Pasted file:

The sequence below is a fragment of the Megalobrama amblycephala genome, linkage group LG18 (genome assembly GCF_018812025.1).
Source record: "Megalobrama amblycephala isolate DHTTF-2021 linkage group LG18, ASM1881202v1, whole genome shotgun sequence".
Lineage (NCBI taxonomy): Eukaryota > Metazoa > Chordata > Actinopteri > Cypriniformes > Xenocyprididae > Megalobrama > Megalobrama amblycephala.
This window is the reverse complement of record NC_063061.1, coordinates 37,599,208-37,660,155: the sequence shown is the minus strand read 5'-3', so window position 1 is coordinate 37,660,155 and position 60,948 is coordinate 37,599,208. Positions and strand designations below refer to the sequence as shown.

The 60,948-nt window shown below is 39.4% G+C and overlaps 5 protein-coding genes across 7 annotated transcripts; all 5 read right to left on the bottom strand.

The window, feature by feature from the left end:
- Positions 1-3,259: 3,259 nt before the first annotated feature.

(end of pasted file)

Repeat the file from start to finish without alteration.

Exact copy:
The sequence below is a fragment of the Megalobrama amblycephala genome, linkage group LG18 (genome assembly GCF_018812025.1).
Source record: "Megalobrama amblycephala isolate DHTTF-2021 linkage group LG18, ASM1881202v1, whole genome shotgun sequence".
Lineage (NCBI taxonomy): Eukaryota > Metazoa > Chordata > Actinopteri > Cypriniformes > Xenocyprididae > Megalobrama > Megalobrama amblycephala.
This window is the reverse complement of record NC_063061.1, coordinates 37,599,208-37,660,155: the sequence shown is the minus strand read 5'-3', so window position 1 is coordinate 37,660,155 and position 60,948 is coordinate 37,599,208. Positions and strand designations below refer to the sequence as shown.

The 60,948-nt window shown below is 39.4% G+C and overlaps 5 protein-coding genes across 7 annotated transcripts; all 5 read right to left on the bottom strand.

The window, feature by feature from the left end:
- Positions 1-3,259: 3,259 nt before the first annotated feature.